What is SSL and Why Do I Need It?

Close up of an green lock and https on browser address bar.Whether you’re looking to upgrade a current website or get a new one built, you’ve probably heard the term SSL come up. Often, this is in conjunction with warnings about security, search engine ranking, and even getting blocked by web browsers. Today we get to the bottom of SSL with a short explanation of what it is, why it’s important, and why you need it.

What is SSL?

SSL stands for Secure Sockets Layer and is the gold standard for establishing an encrypted link between your website and a user. All data transferred in this connection remains private by generating cryptographic keys (a public key to verify identity, and a private key for the actual data transfer) for both the website’s server and user. To create this SSL connection, a website must have an SSL Certificate, which is issued by a Certificate Authority, which acts as a certifier that your SSL is valid. This whole process is automatic: the only thing a user will see is the green lock on their address bar.

How SSL Requirements Have Changed

SSLs started back in the mid-nineties as the need for secure transfer of data (such as financial information and sensitive data) started to rise. Generally speaking, this is where it saw first use, where people purchased items online or transferred other forms of private data. Now, most major websites have an SSL so customers can make purchases or submit private data securely.

How Your Browser and Google is Making It Mandatory

Recently, you might have started to see warnings on your browser, depending on which you use. This might come in the form of a pop-up asking you to make sure you want to proceed to a website, a simple “Not Secure,” or red lock next to your address bar. Likewise, Google uses SSL as a “ranking signal,” meaning it factors into where you appear in search results.

Should You Get an SSL Certificate?

We tell our clients that yes, they should get an SSL certificate. Search engine and browser companies understand that if something bad happens to a user due to bad website security, that hurts their value to the user, and thusly their company (and potentially its stock price). This is why they have begun putting warning labels on non-compliant web sites, as explained above. They don’t want to reward non-compliant websites with traffic – intentionally. Website owners should get an SSL, become compliant, and then they can avoid that warning label because it hurts search engine ranking and traffic, which takes a great investment to earn and maintain. Finally, it’s important to understand that any websites with any data collection whatsoever are subject to the warning labels if they don’t have an SSL.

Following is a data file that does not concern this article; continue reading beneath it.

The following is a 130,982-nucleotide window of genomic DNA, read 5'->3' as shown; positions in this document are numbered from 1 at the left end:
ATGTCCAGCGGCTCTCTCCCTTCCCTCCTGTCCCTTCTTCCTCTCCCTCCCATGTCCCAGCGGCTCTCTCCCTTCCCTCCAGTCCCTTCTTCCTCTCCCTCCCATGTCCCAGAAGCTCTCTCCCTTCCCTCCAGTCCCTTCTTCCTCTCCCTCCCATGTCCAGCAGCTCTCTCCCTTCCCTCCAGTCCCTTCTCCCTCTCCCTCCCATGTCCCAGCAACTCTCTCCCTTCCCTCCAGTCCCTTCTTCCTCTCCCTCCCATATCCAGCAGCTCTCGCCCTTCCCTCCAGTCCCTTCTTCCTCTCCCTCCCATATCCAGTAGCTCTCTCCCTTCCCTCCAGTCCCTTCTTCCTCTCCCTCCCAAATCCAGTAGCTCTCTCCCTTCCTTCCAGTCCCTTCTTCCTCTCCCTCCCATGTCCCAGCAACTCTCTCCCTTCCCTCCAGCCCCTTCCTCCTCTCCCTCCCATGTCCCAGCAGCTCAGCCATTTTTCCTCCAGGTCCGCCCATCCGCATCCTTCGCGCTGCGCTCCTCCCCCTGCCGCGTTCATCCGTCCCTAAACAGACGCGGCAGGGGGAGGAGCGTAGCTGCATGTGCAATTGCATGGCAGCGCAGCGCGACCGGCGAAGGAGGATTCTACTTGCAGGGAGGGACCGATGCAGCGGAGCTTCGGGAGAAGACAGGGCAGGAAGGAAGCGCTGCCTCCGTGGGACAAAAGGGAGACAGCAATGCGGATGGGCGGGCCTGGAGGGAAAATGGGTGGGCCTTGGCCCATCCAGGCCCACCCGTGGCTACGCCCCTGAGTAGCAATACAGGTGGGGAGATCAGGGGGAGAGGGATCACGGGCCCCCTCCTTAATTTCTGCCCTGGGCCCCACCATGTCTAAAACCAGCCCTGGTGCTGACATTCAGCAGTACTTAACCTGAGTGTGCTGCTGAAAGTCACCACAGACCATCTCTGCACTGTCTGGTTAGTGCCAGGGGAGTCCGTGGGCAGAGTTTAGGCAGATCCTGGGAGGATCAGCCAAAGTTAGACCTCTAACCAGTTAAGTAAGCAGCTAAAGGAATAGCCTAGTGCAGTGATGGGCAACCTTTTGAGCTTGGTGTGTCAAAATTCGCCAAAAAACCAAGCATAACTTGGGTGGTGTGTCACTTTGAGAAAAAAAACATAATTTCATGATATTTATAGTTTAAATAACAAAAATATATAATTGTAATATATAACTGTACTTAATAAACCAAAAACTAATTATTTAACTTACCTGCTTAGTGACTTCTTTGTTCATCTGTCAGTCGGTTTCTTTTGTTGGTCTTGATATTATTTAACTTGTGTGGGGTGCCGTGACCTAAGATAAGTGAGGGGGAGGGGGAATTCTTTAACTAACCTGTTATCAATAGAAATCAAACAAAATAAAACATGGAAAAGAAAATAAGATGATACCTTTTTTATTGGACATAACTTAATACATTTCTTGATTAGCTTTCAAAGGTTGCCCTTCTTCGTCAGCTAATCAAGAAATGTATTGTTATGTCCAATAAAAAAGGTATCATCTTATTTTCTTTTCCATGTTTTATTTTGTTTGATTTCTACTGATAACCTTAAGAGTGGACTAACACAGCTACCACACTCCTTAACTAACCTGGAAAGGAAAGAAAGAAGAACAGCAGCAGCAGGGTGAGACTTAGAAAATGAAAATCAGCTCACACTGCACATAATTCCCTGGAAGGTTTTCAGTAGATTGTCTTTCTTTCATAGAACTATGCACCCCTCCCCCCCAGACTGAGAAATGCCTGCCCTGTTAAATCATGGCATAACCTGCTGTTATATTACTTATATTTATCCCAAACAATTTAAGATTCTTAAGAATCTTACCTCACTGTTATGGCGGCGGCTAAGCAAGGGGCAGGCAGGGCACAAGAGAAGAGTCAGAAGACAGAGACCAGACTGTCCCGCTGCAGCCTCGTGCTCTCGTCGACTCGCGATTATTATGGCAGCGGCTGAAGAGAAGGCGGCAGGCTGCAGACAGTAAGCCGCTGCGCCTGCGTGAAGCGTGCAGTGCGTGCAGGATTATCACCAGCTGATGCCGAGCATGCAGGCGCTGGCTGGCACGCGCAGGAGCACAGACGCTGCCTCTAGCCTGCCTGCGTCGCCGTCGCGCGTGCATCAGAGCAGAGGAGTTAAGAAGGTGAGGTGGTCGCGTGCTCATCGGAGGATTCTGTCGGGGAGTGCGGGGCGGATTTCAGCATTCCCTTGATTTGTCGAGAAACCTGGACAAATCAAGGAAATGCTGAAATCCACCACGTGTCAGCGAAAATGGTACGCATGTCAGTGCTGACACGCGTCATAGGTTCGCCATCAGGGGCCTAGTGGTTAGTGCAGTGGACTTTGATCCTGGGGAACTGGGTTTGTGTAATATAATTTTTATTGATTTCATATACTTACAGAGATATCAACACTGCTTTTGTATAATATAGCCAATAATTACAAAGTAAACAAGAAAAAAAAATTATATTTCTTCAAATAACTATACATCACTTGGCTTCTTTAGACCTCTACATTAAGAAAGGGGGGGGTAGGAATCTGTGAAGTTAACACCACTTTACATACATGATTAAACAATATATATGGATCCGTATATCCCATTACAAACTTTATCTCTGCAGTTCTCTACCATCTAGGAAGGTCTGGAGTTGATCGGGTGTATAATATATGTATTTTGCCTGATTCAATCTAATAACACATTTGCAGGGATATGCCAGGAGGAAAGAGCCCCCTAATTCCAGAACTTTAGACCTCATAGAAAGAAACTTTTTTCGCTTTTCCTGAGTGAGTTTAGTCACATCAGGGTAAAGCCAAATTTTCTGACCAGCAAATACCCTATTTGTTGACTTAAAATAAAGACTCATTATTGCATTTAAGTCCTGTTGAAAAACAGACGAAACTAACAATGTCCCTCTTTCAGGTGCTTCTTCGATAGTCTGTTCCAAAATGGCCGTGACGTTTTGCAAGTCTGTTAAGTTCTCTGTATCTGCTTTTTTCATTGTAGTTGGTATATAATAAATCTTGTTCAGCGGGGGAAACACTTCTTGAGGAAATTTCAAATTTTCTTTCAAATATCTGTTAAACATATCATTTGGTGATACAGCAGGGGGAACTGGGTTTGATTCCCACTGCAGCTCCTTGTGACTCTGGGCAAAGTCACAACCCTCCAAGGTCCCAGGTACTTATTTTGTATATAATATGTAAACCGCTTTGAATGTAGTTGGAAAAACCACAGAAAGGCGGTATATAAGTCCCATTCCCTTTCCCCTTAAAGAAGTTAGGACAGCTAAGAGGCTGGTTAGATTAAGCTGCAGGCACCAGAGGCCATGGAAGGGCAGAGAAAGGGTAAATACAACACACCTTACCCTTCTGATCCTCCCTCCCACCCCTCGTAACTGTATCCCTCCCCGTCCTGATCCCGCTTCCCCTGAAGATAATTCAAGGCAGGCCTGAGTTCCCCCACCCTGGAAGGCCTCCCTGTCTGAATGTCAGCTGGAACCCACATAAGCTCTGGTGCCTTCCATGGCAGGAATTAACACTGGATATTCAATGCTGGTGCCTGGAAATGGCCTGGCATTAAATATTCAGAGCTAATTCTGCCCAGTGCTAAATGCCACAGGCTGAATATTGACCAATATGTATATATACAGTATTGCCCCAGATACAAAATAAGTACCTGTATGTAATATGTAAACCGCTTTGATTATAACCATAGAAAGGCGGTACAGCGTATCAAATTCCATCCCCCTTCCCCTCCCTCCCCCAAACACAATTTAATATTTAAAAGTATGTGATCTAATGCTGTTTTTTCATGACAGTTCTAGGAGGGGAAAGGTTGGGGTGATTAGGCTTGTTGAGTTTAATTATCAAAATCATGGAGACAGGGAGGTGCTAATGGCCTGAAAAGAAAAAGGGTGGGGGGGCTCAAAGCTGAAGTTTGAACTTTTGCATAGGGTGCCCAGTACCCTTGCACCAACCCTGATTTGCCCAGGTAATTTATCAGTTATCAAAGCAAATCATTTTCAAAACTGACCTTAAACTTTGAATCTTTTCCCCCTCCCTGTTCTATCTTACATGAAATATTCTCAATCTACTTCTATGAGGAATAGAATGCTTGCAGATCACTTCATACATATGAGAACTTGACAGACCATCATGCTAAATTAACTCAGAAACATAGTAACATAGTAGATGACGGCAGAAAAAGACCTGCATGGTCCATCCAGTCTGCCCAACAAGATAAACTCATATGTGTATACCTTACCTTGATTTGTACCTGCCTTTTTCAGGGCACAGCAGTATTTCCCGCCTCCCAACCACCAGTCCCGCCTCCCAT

Getting an SSL

You can get an SSL Certificate from many Certification Authorities (though you should do your research first as a bad SSL is worse than none at all), and your website hosting company may also have options. However, validation and installation of your SSL Certificate can be tricky, the least of which requires access to your server and being somewhat fluent in the technical side of website domains. If you’re interested in getting help to improve your website’s experience, visibility, and functionality, contact Vision Advertising. We’re a full-service website design and development agency, including SSL Certificate installation and online stores, and it would be our pleasure to help you get your web site secured.

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About the author : Alex Geyer

Alex wears many hats, and not just because he’s bald. A writer by background, Alex writes “content” for Vision – anything from social media statuses to blogs to website copy and beyond. In addition, as Senior Brand Strategist, he builds and maintains all search engine advertising for Vision, manages multiple client projects, and herds many meetings. In his free time, he starts and stops writing novels, reads a copious amount of fiction, plays video games, and an enthusiastic chef at home. He’s trying to become a better plant daddy.